6. Don’t forget the next step. The call-to-action is what you want the user to do on the landing page, whether that action is to purchase, to sign up, to download – or even call a phone number. Often, the call-to-action is placed on a graphical submit button. You can also use hyperlinks within the copy to give visitors – who aren’t quite ready to respond to your offer – some valid alternatives to engage with additional content and keep them moving along in the buying process.

7. Establish credibility from the get-go. Any good relationship – even an online one – must be built based on trust. Your landing page is no different. In order to keep your visitors reading or viewing your content on your website or filling out a brief form, you must establish credibility with your visitors immediately. Client testimonials, guarantees, trust or security icons, and placement of privacy statements are ways that you can build trust and credibility with visitors right away. Be careful not to overdo it, though. Too much bragging and boasting or guarantees might have the opposite effect of triggering doubts in visitors’ minds.

8.  Test, test again, and test some more. You may have created a great landing page, but are you sure that it will convert – or convert better than sending visitors to your home page (It had better!)? The fact is, you will never know until you test it.  Don’t set it (your landing page) and forget about it. Instead, use your favorite testing tool – Google Conversion Optimizer (free), Visual Website Optimizer, and Unbounce, to name a few – to perform split tests, A/B tests, multivariate tests and more on your landing page(s). If you do, you will gather the intelligence needed to tweak your landing pages and improve conversions.

So what do you test? The answer is anything and everything. It depends on which variables are present and what action you are trying to get your visitor to take on your landing page.  It might be you want to test the headline, the content, the calls to action, or the images and layout.  Check out Scott’s conversion optimization guide for a more complete list.

More than “at bats”
We once knew a sales VP whose favorite phrase was “at bats” – as in he wanted Marketing to get him more “at bats.” This sales guy believed that more leads inevitably would translate into more closed deals. A bit of wishful thinking, perhaps?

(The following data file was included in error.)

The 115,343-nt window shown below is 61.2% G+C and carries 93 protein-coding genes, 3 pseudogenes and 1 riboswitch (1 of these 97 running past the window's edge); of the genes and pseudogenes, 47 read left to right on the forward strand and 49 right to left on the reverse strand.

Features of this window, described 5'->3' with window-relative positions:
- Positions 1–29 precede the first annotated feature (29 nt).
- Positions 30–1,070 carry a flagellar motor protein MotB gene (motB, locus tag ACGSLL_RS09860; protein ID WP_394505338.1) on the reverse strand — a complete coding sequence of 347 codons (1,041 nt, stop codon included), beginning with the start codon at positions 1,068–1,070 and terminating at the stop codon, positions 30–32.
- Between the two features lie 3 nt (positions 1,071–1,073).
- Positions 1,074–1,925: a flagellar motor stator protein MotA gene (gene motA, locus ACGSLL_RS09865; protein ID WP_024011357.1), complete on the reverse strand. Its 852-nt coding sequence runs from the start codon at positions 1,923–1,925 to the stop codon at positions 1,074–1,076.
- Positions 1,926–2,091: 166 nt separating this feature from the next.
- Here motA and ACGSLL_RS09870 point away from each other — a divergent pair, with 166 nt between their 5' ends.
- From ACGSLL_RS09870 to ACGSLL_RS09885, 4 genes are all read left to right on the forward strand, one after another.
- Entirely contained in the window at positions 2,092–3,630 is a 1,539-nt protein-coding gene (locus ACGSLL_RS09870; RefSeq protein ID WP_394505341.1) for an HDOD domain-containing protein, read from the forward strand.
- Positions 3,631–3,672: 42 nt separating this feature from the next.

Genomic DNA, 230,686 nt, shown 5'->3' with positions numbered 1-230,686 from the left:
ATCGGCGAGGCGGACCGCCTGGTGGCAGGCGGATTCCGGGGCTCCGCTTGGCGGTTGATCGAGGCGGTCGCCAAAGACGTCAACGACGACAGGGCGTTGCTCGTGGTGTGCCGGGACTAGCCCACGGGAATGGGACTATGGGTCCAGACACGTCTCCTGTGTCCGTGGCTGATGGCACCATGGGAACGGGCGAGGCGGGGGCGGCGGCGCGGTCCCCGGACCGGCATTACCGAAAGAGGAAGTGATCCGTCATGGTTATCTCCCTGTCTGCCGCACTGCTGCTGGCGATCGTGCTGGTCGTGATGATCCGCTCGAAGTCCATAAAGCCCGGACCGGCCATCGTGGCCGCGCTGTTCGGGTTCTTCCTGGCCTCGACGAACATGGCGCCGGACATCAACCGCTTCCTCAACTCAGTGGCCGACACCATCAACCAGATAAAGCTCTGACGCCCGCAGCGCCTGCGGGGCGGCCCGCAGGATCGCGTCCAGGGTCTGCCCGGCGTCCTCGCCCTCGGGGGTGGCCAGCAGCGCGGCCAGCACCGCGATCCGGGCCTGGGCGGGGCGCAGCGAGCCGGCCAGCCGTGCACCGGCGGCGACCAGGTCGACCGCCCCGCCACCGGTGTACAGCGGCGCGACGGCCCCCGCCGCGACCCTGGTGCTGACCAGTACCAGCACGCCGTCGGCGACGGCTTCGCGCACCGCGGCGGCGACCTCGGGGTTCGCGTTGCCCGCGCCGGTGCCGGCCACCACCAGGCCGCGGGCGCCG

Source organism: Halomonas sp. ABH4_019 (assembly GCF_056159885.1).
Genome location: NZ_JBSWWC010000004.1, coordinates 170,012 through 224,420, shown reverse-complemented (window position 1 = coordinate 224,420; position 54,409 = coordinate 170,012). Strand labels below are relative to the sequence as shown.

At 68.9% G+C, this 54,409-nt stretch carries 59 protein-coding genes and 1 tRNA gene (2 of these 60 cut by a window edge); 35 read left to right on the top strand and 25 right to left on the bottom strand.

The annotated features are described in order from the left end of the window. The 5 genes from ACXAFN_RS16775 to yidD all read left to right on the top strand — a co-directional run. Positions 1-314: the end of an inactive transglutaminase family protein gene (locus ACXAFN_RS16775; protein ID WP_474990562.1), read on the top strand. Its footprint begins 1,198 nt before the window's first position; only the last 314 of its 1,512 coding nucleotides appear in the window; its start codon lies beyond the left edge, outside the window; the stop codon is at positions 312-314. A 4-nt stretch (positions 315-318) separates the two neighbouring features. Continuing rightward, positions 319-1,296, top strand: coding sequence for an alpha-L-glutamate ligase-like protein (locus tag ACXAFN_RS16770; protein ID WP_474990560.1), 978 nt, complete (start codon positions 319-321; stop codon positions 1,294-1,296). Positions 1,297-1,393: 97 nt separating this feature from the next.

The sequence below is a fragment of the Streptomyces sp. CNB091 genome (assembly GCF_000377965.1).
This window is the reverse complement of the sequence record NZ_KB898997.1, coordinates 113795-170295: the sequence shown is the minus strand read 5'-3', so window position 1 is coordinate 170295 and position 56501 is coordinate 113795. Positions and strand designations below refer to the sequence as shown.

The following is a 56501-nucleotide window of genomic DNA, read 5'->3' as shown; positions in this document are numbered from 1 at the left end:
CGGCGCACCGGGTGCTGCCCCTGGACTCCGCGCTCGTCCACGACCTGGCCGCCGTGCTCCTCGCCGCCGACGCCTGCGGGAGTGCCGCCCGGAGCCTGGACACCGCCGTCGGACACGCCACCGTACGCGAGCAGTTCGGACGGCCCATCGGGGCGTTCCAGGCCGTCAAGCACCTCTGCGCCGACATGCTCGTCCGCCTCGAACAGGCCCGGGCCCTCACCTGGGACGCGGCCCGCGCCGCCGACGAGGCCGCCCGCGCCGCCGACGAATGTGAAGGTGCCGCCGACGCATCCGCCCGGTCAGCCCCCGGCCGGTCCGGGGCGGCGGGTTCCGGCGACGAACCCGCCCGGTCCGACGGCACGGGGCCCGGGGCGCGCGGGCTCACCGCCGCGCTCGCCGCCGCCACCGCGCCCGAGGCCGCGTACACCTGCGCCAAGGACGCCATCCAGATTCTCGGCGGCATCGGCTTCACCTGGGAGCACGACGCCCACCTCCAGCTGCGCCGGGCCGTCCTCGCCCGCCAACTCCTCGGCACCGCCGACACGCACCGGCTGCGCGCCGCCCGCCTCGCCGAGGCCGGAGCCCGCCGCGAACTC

As we know, the number of “at bats” doesn’t guarantee a scoring run in baseball any more than it does a closed sales deal. You’ve got to attract the right kind of visitors to your landing pages. And once you have them there, your landing pages must be optimized to provide visitors with a more consistent branded experience, deliver a lower cost in PPC media fees (by increasing clicks and lowering per-click costs) and convert more suspects into prospects and prospects into customers.

How do you turn low-performing landing pages into great ones? What are your greatest conversion challenges? Welcome your comments, tips and thoughts.

Scott Quarterman is Co-Founder and Chief Conversion Scientist at Surge Labs. Surge Labs provides conversion optimization and testing services, and often works on a pay-for-performance pricing model (if we don’t increase your conversions we don’t get paid). Download our FREE Conversion Optimization Guide today.

Sheryl Roehl is Principal and Chief Marketing Officer at Sheryl Roehl Communications, which provides marketing and public relations services to help B2B companies  build and execute campaigns that drive increased brand awareness, generate leads and drive significant business results.

One response to “Lessons from Baseball: 8 Tips To Improve Landing Page Performance”

  1. How NOT to Choose a Marketing Agency: 13 Rules You Should Break

    [...] you? Are visitors converting to leads? Does the content reflect your current positioning? Have you optimized your landing pages? Have you integrated social media into your site beyond just sticking up some icons on your [...]

Leave a Reply

trigonometry homework help